Objective—To analyze effects of hay dust exposure
on interleukin-8 (IL-8) concentration, percentage of
neutrophils, and neutrophil chemotactic activity in
bronchoalveolar lavage fluid (BALF) of horses with
chronic obstructive pulmonary disease (COPD).
Animals—16 healthy horses and 29 horses with
Procedure—IL-8 concentration, percentage of neutrophils,
and neutrophil chemotactic activity in BALF
were measured. Values were analyzed with respect
to hay dust exposure. These variables were also measured
in 5 asymptomatic horses with COPD after the
induction of clinical signs by changing feed from
silage to hay.
Results—IL-8 concentrations and chemotactic activity
in BALF were greater in horses with COPD, compared
with healthy horses, and greater in horses with
COPD exposed to hay dust, compared with nonexposed
affected horses. An increase in IL-8 concentration
accompanied by an increase in percentage of
neutrophils in BALF and development of clinical signs
of COPD were induced in asymptomatic horses with
COPD by changing feed from silage to hay.
Conclusions and Clinical Relevance—Exposure of
horses with COPD to hay dust components resulted
in an increase in IL-8 secretion at the bronchoalveolar
surface. This chemokine may play a role in the pathogenesis
of COPD, because it causes neutrophil accumulation
in the bronchoalveolar space. Our results
underscore the importance of eliminating dust
sources for the treatment and prevention of COPD in
horses. (Am J Vet Res 2000;61:1369–1374)
Objective—To evaluate time-dependent alterations in gene expression of chemokines in bronchial epithelium of recurrent airway obstruction (RAO)-affected horses and whether alterations resulted from increases in gene expression of interleukin (IL)-17 in cells isolated from bronchoalveolar lavage fluid (BALF).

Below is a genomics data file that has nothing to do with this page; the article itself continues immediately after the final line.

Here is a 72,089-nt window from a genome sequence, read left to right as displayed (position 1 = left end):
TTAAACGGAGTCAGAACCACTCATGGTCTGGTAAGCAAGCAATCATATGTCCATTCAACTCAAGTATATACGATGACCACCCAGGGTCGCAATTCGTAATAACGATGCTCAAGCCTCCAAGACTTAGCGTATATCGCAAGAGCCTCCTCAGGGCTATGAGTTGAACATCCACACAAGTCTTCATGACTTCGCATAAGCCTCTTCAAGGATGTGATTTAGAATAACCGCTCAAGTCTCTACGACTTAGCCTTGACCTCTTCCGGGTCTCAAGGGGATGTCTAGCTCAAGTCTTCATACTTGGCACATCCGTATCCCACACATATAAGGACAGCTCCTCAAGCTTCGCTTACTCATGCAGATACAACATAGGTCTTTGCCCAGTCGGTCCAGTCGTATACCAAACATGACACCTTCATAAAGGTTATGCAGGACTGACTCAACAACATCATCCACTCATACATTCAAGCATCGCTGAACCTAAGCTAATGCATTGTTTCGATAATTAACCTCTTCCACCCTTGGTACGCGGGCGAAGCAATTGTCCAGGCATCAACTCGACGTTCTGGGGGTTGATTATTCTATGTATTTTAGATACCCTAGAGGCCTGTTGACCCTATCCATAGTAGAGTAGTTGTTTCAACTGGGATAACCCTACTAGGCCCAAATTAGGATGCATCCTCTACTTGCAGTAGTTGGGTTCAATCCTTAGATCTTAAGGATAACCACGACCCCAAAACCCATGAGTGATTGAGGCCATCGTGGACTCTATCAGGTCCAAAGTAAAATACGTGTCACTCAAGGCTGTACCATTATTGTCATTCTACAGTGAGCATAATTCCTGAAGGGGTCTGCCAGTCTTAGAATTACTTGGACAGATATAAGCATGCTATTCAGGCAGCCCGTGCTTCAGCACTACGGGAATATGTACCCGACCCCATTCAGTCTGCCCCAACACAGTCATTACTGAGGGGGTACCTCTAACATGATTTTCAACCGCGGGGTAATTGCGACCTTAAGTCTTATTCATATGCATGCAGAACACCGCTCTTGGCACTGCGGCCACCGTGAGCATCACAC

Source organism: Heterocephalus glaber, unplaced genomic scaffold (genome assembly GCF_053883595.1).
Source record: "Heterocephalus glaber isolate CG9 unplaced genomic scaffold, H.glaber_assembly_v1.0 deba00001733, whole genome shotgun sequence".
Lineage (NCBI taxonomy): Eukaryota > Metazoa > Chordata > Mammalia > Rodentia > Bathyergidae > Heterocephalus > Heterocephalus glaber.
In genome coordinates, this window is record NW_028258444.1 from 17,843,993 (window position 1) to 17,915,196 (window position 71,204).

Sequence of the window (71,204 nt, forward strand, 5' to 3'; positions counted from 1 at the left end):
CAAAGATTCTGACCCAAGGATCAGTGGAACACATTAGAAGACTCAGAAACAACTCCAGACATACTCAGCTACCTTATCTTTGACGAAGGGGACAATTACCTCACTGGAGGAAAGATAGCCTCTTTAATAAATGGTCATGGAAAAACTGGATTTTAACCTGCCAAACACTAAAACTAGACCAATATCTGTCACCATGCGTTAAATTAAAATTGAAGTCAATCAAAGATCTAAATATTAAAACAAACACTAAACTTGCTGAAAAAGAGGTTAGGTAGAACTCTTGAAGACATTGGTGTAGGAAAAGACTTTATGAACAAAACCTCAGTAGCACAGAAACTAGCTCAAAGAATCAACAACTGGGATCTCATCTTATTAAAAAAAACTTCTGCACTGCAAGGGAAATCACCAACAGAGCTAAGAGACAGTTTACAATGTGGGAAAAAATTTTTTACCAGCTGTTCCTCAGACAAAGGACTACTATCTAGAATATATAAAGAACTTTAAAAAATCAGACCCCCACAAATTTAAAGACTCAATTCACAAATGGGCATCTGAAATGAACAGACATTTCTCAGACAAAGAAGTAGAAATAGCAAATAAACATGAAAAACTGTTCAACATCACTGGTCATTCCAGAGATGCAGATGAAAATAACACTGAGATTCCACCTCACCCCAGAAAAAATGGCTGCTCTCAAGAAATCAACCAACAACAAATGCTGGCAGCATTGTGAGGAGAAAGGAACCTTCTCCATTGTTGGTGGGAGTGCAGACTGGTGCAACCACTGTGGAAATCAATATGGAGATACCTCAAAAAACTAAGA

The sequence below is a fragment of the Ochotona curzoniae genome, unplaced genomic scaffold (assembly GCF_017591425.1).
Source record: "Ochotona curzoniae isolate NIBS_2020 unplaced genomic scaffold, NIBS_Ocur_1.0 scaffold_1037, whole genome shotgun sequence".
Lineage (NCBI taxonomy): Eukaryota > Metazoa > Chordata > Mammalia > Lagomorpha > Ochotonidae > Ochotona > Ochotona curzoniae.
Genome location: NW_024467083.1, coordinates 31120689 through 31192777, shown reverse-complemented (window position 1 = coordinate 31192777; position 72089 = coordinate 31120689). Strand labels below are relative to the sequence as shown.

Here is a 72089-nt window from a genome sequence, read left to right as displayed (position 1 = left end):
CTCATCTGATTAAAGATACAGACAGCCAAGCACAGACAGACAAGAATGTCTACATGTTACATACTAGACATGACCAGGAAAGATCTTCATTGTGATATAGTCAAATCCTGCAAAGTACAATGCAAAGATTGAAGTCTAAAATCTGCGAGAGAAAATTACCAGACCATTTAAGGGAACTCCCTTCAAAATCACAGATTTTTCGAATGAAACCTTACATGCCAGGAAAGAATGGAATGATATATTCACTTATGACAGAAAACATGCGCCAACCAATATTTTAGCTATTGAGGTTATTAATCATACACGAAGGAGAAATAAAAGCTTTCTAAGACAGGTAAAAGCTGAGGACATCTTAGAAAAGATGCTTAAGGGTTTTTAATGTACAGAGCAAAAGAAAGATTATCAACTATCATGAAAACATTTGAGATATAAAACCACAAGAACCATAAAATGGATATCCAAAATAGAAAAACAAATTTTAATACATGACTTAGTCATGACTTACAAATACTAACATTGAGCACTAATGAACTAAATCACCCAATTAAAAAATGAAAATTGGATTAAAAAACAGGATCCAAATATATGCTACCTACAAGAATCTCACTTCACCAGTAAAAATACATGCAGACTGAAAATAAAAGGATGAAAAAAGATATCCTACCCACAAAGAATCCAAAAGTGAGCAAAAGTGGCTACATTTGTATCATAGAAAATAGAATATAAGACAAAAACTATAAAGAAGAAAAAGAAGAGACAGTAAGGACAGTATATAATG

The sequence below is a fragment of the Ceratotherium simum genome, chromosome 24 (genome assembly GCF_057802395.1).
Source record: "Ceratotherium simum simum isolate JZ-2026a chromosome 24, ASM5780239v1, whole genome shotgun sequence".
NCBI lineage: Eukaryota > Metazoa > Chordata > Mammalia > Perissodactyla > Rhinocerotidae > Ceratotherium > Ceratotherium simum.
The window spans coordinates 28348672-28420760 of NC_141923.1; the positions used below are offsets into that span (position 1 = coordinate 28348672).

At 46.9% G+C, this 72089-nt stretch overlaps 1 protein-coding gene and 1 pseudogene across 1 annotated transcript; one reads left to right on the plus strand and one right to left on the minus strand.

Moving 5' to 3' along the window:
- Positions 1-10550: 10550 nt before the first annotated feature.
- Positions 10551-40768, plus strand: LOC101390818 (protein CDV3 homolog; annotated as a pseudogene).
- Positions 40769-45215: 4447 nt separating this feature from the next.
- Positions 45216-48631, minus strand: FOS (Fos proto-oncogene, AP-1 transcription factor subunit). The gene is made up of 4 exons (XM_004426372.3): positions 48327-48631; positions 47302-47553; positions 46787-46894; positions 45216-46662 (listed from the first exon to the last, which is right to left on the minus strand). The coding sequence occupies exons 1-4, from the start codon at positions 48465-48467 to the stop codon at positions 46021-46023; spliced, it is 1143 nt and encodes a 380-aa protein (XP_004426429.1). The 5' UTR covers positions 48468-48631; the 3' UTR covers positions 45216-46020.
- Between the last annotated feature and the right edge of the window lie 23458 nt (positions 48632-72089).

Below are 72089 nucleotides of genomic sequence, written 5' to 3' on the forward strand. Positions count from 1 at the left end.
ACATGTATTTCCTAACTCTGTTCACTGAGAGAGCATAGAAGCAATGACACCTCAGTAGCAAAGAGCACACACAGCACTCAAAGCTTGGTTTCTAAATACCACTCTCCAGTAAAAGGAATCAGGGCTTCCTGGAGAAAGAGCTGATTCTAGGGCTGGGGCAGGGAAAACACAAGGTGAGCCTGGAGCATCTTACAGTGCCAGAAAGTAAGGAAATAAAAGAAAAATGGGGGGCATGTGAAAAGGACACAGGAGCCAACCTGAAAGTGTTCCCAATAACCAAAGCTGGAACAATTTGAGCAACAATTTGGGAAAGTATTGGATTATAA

Animals—8 RAO-susceptible horses and 9 control horses.
Procedure—In 2 experiments, both groups of horses were evaluated after being maintained on pasture and after being stabled and fed dusty hay for 1, 14, 35, and 49 days (experiment 1) or 14 and 28 days (experiment 2). In experiment 1, gene expression of IL-8, chemokine (C-X-C motif) ligand 1 (CXCL1), granulocyte-macrophage colony-stimulating factor (GM-CSF), granulocyte colony-stimulating factor (G-CSF), and Toll-like receptor 4 (TLR4) in epithelium and IL-8, IL-17, and TLR4 in BALF cells was measured. In experiment 2, bronchial biopsy specimens were evaluated for IL-8 immunoreactivity.
Results—In RAO-susceptible horses after 14 days of challenge exposure, there was a 3- and 10-fold increase in gene expression of IL-8 for epithelial and BALF cells and an increase in IL-8 immunoreactivity in epithelial cells. Challenge exposure failed to alter gene expression of CXCL1, GM-CSF, G-CSF, and TLR4 in epithelial cells of any horses at any time point. During challenge exposure, gene expression of BALF cell IL-17 was downregulated in control horses (day 1) and upregulated in RAO-affected horses (day 35).
Conclusions and Clinical Relevance—Epithelial-derived IL-8 may promote airway neutrophilia, but the inciting stimulus is unlikely to be IL-17 because upregulation of this gene is subsequent to that of IL-8 in epithelial cells.